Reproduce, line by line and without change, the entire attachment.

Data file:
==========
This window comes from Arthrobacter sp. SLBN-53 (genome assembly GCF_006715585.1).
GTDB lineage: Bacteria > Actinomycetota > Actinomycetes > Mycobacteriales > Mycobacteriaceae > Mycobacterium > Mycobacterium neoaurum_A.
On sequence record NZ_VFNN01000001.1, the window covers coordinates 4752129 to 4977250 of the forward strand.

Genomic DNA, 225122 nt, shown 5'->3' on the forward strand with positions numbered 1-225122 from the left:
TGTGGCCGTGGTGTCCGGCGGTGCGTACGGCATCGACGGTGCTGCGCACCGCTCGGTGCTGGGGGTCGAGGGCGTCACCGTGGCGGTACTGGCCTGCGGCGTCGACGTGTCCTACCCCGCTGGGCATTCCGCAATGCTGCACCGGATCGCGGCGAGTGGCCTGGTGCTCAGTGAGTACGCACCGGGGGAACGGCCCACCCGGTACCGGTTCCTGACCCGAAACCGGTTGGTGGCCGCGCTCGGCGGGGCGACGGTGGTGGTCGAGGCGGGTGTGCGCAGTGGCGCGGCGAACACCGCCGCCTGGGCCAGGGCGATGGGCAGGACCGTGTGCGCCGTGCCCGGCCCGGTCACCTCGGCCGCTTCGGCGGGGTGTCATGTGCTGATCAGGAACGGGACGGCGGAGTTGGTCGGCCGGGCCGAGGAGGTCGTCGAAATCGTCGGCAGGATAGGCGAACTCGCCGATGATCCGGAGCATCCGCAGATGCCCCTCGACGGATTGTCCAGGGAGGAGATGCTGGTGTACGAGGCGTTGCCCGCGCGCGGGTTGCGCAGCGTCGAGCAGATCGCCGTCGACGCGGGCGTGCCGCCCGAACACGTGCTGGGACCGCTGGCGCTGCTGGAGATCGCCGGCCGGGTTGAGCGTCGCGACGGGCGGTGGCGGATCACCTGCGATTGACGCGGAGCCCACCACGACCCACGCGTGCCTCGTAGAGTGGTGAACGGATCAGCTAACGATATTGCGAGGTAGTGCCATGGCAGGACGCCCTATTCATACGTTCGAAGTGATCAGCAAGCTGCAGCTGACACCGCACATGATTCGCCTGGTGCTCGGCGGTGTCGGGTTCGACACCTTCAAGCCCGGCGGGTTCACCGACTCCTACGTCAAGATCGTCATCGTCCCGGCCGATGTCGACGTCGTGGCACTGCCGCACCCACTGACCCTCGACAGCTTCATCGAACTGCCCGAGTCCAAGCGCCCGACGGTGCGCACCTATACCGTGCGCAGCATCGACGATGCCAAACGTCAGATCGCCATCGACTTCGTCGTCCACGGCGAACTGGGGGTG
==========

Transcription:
This window comes from Arthrobacter sp. SLBN-53 (genome assembly GCF_006715585.1).
GTDB lineage: Bacteria > Actinomycetota > Actinomycetes > Mycobacteriales > Mycobacteriaceae > Mycobacterium > Mycobacterium neoaurum_A.
On sequence record NZ_VFNN01000001.1, the window covers coordinates 4752129 to 4977250 of the forward strand.

Genomic DNA, 225122 nt, shown 5'->3' on the forward strand with positions numbered 1-225122 from the left:
TGTGGCCGTGGTGTCCGGCGGTGCGTACGGCATCGACGGTGCTGCGCACCGCTCGGTGCTGGGGGTCGAGGGCGTCACCGTGGCGGTACTGGCCTGCGGCGTCGACGTGTCCTACCCCGCTGGGCATTCCGCAATGCTGCACCGGATCGCGGCGAGTGGCCTGGTGCTCAGTGAGTACGCACCGGGGGAACGGCCCACCCGGTACCGGTTCCTGACCCGAAACCGGTTGGTGGCCGCGCTCGGCGGGGCGACGGTGGTGGTCGAGGCGGGTGTGCGCAGTGGCGCGGCGAACACCGCCGCCTGGGCCAGGGCGATGGGCAGGACCGTGTGCGCCGTGCCCGGCCCGGTCACCTCGGCCGCTTCGGCGGGGTGTCATGTGCTGATCAGGAACGGGACGGCGGAGTTGGTCGGCCGGGCCGAGGAGGTCGTCGAAATCGTCGGCAGGATAGGCGAACTCGCCGATGATCCGGAGCATCCGCAGATGCCCCTCGACGGATTGTCCAGGGAGGAGATGCTGGTGTACGAGGCGTTGCCCGCGCGCGGGTTGCGCAGCGTCGAGCAGATCGCCGTCGACGCGGGCGTGCCGCCCGAACACGTGCTGGGACCGCTGGCGCTGCTGGAGATCGCCGGCCGGGTTGAGCGTCGCGACGGGCGGTGGCGGATCACCTGCGATTGACGCGGAGCCCACCACGACCCACGCGTGCCTCGTAGAGTGGTGAACGGATCAGCTAACGATATTGCGAGGTAGTGCCATGGCAGGACGCCCTATTCATACGTTCGAAGTGATCAGCAAGCTGCAGCTGACACCGCACATGATTCGCCTGGTGCTCGGCGGTGTCGGGTTCGACACCTTCAAGCCCGGCGGGTTCACCGACTCCTACGTCAAGATCGTCATCGTCCCGGCCGATGTCGACGTCGTGGCACTGCCGCACCCACTGACCCTCGACAGCTTCATCGAACTGCCCGAGTCCAAGCGCCCGACGGTGCGCACCTATACCGTGCGCAGCATCGACGATGCCAAACGTCAGATCGCCATCGACTTCGTCGTCCACGGCGAACTGGGGGTG